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18 Jun, 2023
1 min time to read

The fastest known stars to have ever escaped the Milky Way has been spotted , seemingly as a result of another star exploding in a massive thermonuclear blast.

These findings, based on data from the European Space Agency's Gaia survey, revealed not one, but six runaway stars in our galaxy, offering new insights into star birth rates and the possibility of even more undiscovered speedsters.

Star J1235 recorded an incredible speed of 1,053 miles per second, while star J0927 swept through space at 1,420 miles per second, saying goodbye to the Milky Way.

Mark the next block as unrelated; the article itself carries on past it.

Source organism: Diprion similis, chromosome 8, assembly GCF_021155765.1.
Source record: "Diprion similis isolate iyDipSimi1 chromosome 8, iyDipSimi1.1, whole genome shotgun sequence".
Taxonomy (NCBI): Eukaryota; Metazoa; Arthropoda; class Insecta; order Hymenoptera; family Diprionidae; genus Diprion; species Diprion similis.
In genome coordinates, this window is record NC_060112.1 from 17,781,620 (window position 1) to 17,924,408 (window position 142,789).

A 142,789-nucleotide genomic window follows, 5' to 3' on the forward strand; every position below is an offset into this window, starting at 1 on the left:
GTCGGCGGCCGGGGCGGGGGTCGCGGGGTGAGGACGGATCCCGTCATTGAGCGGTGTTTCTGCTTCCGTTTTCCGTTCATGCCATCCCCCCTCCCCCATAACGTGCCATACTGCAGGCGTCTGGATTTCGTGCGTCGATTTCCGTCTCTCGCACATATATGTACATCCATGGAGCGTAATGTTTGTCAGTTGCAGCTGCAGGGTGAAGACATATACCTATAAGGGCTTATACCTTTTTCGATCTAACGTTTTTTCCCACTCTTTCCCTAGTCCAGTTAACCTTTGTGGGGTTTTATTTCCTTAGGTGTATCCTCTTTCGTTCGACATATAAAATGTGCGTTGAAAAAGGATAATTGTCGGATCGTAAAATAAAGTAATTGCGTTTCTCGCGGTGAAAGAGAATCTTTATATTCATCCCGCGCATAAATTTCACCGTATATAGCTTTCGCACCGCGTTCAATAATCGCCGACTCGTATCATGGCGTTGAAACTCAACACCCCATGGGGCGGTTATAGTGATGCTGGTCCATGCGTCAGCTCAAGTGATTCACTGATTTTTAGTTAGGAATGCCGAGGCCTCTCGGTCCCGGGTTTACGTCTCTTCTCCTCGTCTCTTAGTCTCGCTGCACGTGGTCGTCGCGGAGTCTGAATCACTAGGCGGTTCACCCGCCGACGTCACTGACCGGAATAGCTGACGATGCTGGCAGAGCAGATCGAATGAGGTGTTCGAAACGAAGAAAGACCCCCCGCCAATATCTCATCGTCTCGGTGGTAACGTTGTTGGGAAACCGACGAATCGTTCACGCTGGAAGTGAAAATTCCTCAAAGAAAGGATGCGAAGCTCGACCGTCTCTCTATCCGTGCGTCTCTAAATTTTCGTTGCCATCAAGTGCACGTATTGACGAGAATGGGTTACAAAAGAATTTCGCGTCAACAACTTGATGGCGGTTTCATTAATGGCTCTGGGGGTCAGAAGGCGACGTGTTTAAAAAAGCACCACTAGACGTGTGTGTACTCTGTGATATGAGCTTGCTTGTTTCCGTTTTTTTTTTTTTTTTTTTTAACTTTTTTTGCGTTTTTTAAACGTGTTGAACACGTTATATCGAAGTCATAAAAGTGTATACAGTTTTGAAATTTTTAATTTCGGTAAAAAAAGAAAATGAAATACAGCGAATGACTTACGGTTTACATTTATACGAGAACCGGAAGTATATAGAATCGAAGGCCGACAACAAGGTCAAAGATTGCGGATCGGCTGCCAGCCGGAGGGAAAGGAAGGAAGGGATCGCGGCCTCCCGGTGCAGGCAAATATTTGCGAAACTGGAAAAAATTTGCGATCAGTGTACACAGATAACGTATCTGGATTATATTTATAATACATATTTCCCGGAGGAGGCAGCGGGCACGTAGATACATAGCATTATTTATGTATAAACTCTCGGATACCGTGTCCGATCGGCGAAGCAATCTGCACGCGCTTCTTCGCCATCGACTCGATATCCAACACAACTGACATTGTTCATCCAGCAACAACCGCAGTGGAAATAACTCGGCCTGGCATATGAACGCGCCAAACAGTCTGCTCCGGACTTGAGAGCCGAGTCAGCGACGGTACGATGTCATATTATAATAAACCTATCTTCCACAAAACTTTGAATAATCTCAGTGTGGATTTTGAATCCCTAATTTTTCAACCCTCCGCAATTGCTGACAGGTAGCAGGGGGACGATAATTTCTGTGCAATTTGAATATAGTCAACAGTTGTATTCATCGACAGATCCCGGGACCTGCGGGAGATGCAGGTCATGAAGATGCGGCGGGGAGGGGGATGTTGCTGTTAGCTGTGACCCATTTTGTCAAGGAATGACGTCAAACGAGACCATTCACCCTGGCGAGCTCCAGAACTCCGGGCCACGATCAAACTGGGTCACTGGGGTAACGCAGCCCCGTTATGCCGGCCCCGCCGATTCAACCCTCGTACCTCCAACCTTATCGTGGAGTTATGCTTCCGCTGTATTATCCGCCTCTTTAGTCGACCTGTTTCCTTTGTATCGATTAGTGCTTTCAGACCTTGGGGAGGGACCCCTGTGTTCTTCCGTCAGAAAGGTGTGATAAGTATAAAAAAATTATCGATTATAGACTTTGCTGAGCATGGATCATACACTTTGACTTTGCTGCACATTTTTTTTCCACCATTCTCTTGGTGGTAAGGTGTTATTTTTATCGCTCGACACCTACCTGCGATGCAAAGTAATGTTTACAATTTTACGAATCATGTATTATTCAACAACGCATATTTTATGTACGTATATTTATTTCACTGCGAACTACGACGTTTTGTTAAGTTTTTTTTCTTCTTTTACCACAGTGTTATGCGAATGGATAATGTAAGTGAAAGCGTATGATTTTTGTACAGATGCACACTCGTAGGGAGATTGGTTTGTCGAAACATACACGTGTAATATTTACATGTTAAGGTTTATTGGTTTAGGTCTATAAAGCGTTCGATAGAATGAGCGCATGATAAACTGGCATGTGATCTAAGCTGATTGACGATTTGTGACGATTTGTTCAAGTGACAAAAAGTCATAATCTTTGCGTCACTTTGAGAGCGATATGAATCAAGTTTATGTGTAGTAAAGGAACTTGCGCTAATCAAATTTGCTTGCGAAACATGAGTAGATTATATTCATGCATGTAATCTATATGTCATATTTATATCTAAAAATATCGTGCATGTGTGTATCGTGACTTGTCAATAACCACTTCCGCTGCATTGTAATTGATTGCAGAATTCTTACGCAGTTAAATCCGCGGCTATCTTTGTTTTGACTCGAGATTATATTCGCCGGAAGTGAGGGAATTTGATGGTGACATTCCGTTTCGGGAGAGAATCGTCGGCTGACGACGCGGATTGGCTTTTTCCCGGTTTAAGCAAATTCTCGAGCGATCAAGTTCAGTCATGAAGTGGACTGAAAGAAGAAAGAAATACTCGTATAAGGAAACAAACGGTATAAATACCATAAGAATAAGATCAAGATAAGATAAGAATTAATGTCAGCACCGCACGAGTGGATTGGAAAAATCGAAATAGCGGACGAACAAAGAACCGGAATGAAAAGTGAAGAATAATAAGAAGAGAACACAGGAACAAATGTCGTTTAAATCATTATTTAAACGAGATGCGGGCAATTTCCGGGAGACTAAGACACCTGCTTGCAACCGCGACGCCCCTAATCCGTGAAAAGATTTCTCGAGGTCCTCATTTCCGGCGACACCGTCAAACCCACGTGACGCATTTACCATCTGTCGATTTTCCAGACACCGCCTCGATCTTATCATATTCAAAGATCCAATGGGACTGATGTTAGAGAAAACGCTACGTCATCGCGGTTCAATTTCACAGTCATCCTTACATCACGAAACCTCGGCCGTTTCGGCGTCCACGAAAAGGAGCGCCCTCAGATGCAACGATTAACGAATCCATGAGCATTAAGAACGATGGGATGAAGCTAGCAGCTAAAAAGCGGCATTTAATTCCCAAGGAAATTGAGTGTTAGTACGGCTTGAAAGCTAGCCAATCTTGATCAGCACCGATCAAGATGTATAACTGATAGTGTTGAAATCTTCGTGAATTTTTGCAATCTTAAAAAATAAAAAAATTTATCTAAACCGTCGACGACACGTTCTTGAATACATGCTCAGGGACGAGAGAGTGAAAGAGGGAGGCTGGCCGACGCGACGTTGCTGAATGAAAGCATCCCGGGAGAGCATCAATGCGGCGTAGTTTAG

Of particular interest were the four superfast stars among the six fleeing stars, which are believed to have been caused by Type Ia supernovae. These powerful explosions occur in binary stellar systems, where a white dwarf and another star coexist.

The accumulation of material from the companion star causes a thermonuclear detonation, which leads to a secondary explosion in the core of the white dwarf. As a result of the explosion, the companion star is accelerated to enormous speeds and rushes away from our galaxy.

The discovery of these escaping stars not only sheds light on the dynamics of binary stellar systems, but also provides valuable clues for calculating stellar birth rates and identifying similar objects. Given the potential existence of many undiscovered runaway stars within the Milky Way, scientists suggest that even faster stellar escapes have yet to be found.